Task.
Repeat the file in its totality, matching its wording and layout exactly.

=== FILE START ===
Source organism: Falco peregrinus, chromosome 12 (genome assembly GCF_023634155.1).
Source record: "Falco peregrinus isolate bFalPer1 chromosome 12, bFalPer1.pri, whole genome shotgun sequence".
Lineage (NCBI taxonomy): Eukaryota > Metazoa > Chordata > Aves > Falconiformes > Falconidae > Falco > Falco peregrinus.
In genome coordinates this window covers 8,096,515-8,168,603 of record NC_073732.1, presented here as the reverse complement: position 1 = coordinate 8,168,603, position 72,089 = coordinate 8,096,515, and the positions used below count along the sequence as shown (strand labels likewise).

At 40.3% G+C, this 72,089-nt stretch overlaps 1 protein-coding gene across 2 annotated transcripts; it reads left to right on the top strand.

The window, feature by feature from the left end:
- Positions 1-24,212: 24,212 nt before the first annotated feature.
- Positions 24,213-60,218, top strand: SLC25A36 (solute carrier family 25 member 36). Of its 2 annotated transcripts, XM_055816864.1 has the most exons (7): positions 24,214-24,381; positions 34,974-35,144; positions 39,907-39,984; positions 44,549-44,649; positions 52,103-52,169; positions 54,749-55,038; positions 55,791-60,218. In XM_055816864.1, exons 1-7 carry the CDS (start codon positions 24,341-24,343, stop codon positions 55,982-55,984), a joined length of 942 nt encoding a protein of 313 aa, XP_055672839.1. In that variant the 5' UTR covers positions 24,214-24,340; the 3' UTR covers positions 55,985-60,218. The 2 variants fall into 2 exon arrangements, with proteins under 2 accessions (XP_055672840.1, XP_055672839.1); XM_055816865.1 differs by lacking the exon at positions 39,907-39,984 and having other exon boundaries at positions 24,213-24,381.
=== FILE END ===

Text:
Source organism: Falco peregrinus, chromosome 12 (genome assembly GCF_023634155.1).
Source record: "Falco peregrinus isolate bFalPer1 chromosome 12, bFalPer1.pri, whole genome shotgun sequence".
Lineage (NCBI taxonomy): Eukaryota > Metazoa > Chordata > Aves > Falconiformes > Falconidae > Falco > Falco peregrinus.
In genome coordinates this window covers 8,096,515-8,168,603 of record NC_073732.1, presented here as the reverse complement: position 1 = coordinate 8,168,603, position 72,089 = coordinate 8,096,515, and the positions used below count along the sequence as shown (strand labels likewise).

At 40.3% G+C, this 72,089-nt stretch overlaps 1 protein-coding gene across 2 annotated transcripts; it reads left to right on the top strand.

The window, feature by feature from the left end:
- Positions 1-24,212: 24,212 nt before the first annotated feature.
- Positions 24,213-60,218, top strand: SLC25A36 (solute carrier family 25 member 36). Of its 2 annotated transcripts, XM_055816864.1 has the most exons (7): positions 24,214-24,381; positions 34,974-35,144; positions 39,907-39,984; positions 44,549-44,649; positions 52,103-52,169; positions 54,749-55,038; positions 55,791-60,218. In XM_055816864.1, exons 1-7 carry the CDS (start codon positions 24,341-24,343, stop codon positions 55,982-55,984), a joined length of 942 nt encoding a protein of 313 aa, XP_055672839.1. In that variant the 5' UTR covers positions 24,214-24,340; the 3' UTR covers positions 55,985-60,218. The 2 variants fall into 2 exon arrangements, with proteins under 2 accessions (XP_055672840.1, XP_055672839.1); XM_055816865.1 differs by lacking the exon at positions 39,907-39,984 and having other exon boundaries at positions 24,213-24,381.